What the Wall Separates: A Debate on Thomas Jefferson's "Wall of Separation" Metaphor

By Dreisbach, Daniel L.; Whaley, John D. | Constitutional Commentary, Winter 1999 | Go to article overview
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What the Wall Separates: A Debate on Thomas Jefferson's "Wall of Separation" Metaphor


Dreisbach, Daniel L., Whaley, John D., Constitutional Commentary


[A]greement, in the abstract, that the First Amendment was designed to erect a "wall of separation between church and State," does not preclude a clash of views as to what the wall separates.

Justice Felix Frankfurter(*)

No word or phrase is associated more closely by Americans with the topic of church-state relations than the "wall of separation between church and state." Although it is unclear why this metaphor has become so ingrained in the public mind, there is no doubt that Americans associate the image with one person: Thomas Jefferson. In an 1802 letter to the Danbury Baptist Association of Connecticut, President Jefferson used the celebrated "wall of separation" metaphor to define the First Amendment religious clauses. Jefferson wrote:

   Believing with you that religion is a matter which lies solely between Man
   & his God, that he owes account to none other for his faith or his worship,
   that the legitimate powers of government reach actions only, & not
   opinions, I contemplate with sovereign reverence that act of the whole
   American people which declared that their legislature should "make no law
   respecting an establishment of religion, or prohibiting the free exercise
   thereof," thus building a wall of separation between Church & State.(1)

In the twentieth century, Jefferson's "wall" has profoundly influenced discourse and policy on church-state relations. It is accepted by many Americans as a pithy description of the constitutionally prescribed church-state arrangement. More important, the judiciary has embraced the metaphor, adopting it not only as an organizing theme of church-state analysis, but also as a virtual rule of constitutional law. The use of Jefferson's metaphor to define the First Amendment has not been without controversy.(2) The fact remains, however, that both the courts and the public at large have embraced the "wall" metaphor as the primary emblem of American church-state relations. Given the metaphor's influence, it is important to understand what Jefferson meant by it. To that end, this article presents two contrasting interpretations of Jefferson's "wall." John D. Whaley offers a broad separationist interpretation, in accord with recent judicial applications of the metaphor.(3) Daniel L. Dreisbach, to the contrary, argues that the principal function of the "wall" erected in the Danbury letter was to separate state and nation in matters pertaining to religion rather than to separate ecclesiastical authorities from all civil government.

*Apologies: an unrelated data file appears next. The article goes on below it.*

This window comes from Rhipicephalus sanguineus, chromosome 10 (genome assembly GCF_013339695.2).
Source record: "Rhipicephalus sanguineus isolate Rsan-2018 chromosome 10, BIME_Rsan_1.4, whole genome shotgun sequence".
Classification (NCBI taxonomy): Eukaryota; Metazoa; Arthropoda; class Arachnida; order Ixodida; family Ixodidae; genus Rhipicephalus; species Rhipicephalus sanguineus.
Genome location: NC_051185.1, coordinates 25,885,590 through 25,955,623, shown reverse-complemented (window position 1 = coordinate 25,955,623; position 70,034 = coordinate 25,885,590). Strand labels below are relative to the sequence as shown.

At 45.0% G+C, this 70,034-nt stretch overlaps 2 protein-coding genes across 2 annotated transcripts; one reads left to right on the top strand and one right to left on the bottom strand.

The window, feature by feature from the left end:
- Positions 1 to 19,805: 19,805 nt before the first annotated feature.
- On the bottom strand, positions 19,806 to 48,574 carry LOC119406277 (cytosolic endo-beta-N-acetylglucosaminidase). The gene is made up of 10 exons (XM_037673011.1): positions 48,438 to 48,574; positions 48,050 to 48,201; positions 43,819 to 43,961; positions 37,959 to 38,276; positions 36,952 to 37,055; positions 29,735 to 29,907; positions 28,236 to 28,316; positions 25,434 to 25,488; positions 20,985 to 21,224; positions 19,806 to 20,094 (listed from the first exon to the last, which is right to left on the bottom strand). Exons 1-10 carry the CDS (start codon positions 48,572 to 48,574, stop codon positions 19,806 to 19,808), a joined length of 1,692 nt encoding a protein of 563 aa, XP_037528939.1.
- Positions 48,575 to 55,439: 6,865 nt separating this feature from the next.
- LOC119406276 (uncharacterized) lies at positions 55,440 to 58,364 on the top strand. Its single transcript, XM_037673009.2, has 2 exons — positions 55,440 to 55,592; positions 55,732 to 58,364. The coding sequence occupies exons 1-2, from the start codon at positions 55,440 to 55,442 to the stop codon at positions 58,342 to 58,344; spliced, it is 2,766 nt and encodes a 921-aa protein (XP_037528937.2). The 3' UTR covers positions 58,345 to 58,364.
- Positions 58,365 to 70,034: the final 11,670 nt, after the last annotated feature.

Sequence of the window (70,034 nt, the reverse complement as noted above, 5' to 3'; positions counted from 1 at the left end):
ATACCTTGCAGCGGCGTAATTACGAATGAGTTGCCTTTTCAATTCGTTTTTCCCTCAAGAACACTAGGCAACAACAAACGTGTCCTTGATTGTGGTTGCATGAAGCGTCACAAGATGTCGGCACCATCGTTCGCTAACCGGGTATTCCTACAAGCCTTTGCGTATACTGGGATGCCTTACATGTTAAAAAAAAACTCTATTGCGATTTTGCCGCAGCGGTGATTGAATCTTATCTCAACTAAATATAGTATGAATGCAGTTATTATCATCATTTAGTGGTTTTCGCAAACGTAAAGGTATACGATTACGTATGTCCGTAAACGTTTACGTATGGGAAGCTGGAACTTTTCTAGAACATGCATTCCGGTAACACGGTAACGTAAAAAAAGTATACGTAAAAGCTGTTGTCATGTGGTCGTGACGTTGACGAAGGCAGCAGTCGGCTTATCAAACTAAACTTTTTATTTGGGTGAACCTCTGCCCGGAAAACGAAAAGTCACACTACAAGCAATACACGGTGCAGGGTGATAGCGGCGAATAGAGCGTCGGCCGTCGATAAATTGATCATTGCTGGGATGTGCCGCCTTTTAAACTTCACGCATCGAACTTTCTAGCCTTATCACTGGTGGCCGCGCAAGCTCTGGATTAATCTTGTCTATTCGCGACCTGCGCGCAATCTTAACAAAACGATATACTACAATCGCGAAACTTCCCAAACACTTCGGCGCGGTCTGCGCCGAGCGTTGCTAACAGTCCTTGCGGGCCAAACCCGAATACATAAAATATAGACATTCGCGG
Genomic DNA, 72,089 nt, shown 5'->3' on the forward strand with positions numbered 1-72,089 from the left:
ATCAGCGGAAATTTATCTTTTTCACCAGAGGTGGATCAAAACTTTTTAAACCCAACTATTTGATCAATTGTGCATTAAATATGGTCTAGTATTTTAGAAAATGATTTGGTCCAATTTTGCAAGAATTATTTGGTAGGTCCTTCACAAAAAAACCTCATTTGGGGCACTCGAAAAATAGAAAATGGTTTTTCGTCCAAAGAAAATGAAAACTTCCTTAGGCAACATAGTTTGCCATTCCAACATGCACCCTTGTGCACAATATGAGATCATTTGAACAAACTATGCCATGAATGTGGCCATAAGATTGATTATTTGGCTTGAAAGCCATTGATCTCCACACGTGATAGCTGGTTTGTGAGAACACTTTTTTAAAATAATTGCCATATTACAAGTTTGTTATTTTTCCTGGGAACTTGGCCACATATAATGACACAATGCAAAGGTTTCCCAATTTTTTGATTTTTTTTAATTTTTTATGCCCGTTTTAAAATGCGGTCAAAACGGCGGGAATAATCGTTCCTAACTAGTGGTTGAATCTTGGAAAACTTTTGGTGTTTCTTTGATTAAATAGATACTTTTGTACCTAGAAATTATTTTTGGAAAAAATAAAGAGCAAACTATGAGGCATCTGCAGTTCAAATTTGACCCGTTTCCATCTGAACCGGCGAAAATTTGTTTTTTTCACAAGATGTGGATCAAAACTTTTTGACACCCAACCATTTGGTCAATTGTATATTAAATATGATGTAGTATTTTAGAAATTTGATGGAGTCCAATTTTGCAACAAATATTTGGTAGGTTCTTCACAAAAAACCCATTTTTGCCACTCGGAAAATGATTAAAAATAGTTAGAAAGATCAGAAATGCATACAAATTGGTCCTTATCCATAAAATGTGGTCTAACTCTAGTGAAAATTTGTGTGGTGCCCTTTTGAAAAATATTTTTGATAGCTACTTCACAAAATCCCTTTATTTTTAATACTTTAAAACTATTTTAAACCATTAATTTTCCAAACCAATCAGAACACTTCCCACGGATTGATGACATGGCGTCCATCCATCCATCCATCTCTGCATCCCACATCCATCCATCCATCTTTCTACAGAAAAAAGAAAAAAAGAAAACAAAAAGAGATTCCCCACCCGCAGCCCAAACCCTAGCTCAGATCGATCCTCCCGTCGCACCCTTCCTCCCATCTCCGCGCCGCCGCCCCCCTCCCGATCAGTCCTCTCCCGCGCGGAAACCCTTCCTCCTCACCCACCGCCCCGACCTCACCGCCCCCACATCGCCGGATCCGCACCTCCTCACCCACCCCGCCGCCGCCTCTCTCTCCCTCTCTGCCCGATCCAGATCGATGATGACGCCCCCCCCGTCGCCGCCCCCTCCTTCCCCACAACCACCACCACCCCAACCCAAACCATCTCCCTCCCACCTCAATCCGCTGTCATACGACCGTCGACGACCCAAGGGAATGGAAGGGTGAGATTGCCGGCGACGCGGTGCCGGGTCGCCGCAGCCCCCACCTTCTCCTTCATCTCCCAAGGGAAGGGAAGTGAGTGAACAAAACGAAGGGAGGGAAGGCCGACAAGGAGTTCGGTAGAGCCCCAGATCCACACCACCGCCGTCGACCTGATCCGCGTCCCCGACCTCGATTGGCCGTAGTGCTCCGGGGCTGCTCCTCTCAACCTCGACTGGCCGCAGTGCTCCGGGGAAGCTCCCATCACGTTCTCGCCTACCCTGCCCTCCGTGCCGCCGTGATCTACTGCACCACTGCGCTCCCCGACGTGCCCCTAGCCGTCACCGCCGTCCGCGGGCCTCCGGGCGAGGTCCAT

Before presenting these arguments, we describe the circumstances that prompted Jefferson's correspondence with the Baptists, as well as the general historical context in which the Danbury letter was written. We then proceed to the argumentative sections. Whaley offers a separationist interpretation of Jefferson's "wall," followed by Dreisbach's argument for a jurisdictional interpretation. We conclude by offering some final observations on the use of metaphors in American law. In particular, we consider the promises and limitations of Jefferson's "wall" for informing discourse and shaping policy on church and state in the United States.

I. JEFFERSON, THE DANBURY BAPTISTS, AND AMERICA IN TRANSITION

Jefferson was inaugurated the third president of the United States on March 4, 1801, following one of the most bitterly contested presidential elections in American history. Religion, in particular, emerged as a critical issue in the campaign. This was due in part to Jefferson's unorthodox religious views, but more generally to the fact that American religious culture was changing dramatically. The Second Great Awakening, in its early stages at the turn of the century, unleashed a proliferation of diverse denominations and dissenting sects that chafed under the old establishment order. This revival was only one part of the dynamic aftermath of the American Revolution, a period that would see the United States quickly become the most commercial, egalitarian, and evangelical nation in the world.

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